America’s sleep deficiency: Resolving the nightmare
Tuesday, March 14, 2017
Realizing that Americans are suffering from a lack of sleep is no eye-opener. Just look around classrooms, offices, the car next to you in traffic — the yawns and bleary eyes give it away.
In a previous article, we discussed the issues that result from sleep deficiency and the research into the problem plaguing America. The path to our long national nightmare has been complicated, but solutions may be available.
It's not that people don't want to sleep. It's just that sleep isn't as easy as it sounds, especially once you factor in medical conditions and distractions.
Helping hands are reaching out. Research at the University of Arizona showed that naps can help preschoolers improve language learning. Perhaps taking a page from that book, high schools in New Mexico added sleep pods, allowing students 20 minutes of shut-eye between classes. Major League Baseball's Boston Red Sox, looking to gain a competitive edge, have added a sleep room to their home stadium, bringing new-age sports philosophy to the century-old ballpark.
The elements that are causing sleep deficiencies are wide-ranging. But if we can eliminate the problems and get back on track, we'll get healthier.
A study reported in Work & Stress, An International Journal of Work, Health & Organizations, couldn't be any clearer in spelling it out. "The physiological and psychological stressors associated with sustained work, fatigue and sleep loss affect worker performance," the abstract states plainly.
Still, we're ahead of another mammal. Recently released results of a study of African elephants shows that the subjects averaged only about two hours of sleep per day, sometimes standing up. That gives you a new appreciation for eight hours in a comfortable bed.
Aside from helping us keep medical issues at bay and improve our productivity and learning, sleep helps our brain reset, according to research at the University of Wisconsin's Center for Sleep and Consciousness. The four-year study revealed that the brain's synapses decrease in size during sleep, allowing more room for absorbing knowledge after rest, the University of Wisconsin reported.
Let's look at potential causes for uneven sleep, and possible solutions.
It comes from a lot of directions, and it's not easily deflected. A study by Korean researchers took on stress and sleep disorder, showing that stress triggers to the central nervous system carry on into the night. Any parents of teenagers can tell you all about sleepless nights, but researchers recently found that worrying about adult children caused stress that impaired sleep.
Among those teens, stress can stem from mobile phone use, researchers found. That leads us directly to the next cause of insufficient sleep.
You knew this one was coming. We can't seem to put down those mobile devices, even when we're weary.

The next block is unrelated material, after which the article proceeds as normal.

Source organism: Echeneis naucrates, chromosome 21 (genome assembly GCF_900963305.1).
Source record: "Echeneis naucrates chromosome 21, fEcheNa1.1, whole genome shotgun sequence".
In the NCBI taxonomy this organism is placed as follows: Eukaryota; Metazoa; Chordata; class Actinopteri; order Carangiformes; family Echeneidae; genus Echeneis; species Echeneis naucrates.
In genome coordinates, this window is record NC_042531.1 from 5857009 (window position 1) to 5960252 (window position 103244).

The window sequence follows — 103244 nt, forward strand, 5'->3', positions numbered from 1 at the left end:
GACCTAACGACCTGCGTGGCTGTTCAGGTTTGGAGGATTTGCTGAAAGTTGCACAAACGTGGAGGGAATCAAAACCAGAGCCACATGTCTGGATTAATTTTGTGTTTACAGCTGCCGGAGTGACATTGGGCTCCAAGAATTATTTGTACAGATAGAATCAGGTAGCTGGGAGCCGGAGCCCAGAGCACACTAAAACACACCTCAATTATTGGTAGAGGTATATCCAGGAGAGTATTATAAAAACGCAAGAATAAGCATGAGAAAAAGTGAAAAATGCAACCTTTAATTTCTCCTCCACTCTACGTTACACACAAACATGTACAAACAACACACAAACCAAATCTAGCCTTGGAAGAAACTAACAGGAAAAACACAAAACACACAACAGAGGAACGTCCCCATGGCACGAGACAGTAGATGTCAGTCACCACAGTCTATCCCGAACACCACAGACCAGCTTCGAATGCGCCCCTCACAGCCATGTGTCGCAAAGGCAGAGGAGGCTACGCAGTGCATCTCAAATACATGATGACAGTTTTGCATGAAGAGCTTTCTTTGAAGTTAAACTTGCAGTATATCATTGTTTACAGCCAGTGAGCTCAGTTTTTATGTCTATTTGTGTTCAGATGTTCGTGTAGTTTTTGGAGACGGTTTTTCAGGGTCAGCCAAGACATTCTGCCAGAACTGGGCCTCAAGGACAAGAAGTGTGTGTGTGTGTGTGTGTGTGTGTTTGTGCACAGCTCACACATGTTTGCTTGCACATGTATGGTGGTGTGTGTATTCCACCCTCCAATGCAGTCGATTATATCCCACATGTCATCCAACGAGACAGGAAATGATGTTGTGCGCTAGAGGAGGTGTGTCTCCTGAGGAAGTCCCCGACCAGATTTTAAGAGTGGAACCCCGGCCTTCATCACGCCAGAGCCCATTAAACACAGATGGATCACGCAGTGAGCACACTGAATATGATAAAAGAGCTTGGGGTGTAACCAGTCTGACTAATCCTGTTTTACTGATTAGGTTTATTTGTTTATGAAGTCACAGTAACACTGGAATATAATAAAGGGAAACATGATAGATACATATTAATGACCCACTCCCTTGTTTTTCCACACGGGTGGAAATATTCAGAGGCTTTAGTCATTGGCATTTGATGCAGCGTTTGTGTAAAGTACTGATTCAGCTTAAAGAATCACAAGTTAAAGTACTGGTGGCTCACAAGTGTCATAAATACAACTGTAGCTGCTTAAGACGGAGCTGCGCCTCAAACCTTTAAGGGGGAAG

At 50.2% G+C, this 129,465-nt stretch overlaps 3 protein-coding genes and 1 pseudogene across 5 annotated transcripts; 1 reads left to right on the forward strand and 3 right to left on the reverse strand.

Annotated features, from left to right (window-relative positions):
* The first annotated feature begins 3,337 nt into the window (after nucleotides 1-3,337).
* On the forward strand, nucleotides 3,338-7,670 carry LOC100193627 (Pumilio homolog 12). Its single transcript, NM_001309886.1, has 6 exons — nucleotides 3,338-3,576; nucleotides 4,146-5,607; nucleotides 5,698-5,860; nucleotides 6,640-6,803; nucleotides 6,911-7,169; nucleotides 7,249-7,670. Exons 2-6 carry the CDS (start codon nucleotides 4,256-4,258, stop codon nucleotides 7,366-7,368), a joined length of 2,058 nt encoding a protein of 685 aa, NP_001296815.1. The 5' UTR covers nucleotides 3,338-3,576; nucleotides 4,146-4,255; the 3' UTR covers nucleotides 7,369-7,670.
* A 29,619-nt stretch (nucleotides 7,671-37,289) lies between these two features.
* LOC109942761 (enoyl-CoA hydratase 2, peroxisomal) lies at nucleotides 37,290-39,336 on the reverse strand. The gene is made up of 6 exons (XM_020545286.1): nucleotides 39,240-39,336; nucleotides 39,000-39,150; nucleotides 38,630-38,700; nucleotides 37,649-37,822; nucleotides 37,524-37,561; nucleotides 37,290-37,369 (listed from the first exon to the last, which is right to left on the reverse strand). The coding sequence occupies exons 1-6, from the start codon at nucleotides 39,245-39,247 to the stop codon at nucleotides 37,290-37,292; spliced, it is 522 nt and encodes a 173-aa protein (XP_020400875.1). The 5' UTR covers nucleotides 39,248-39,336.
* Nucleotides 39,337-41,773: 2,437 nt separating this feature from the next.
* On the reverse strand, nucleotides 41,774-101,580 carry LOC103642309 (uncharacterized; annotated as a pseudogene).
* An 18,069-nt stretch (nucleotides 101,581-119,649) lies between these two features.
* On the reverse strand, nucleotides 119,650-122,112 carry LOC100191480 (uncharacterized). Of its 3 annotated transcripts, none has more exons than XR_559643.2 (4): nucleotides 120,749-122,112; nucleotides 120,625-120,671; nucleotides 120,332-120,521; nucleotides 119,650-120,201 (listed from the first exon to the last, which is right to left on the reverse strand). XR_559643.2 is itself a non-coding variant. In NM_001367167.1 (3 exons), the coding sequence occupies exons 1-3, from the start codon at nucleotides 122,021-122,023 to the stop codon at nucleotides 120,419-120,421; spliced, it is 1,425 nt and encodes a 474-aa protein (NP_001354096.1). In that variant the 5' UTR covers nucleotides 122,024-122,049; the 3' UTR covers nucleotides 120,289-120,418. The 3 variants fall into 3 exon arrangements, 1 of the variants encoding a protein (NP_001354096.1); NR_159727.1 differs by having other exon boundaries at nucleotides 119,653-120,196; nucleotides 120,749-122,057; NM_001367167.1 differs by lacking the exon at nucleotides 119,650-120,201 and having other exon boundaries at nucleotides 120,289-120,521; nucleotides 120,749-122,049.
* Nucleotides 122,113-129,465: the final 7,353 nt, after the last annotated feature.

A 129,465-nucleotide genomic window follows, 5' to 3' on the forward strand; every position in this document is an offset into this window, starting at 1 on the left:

Phones are not the only issue, according to Brigham and Women's Hospital. Any LED device at bedtime can cause disruptive sleep. If you're thinking that you'll turn over the worrying to an electronic sleep tracker, that might not be the solution you're looking for. Rush University Medical Center researchers found that the data from those devices can be misleading.
In some cases, the cause is genetic. That was the result of a project by Harvard Medical School instructor Mark Zielinski involving mice. The mice, even when showing signs of being tired, could not achieve meaningful slumber once their sleep was disrupted.
Take heart, because there's hope. Here are some ways that sleep can be improved.
University of Pennsylvania researchers determined that what you eat affects how you sleep. Their study found that individuals eating fewer calories were able to sleep longer than those consuming more calories. Also, they had the most varied diets. Those who struggled to sleep drank less water and took in less Vitamin C.
Adults who met specific physical activity guidelines during the day felt less sleepy overall and suffered fewer sleep impairments such as leg cramps during the night and losing concentration when tired, a 2011 study determined.
Consider going back to nature. Relying on natural light to awake in the morning improved sleep in a project by University of Colorado professor Kenneth Wright. Electronic devices were not allowed on camping trips in the study.
The building where you work can help you sleep better. That's according to Harvard researchers, who determined that those who worked in 10 green-certified buildings experienced a 6 percent improvement in sleep quality.
While volumes of data has been compiled on the topic of irregular sleep, rest assured that researchers aren't ready to put this issue to bed yet.
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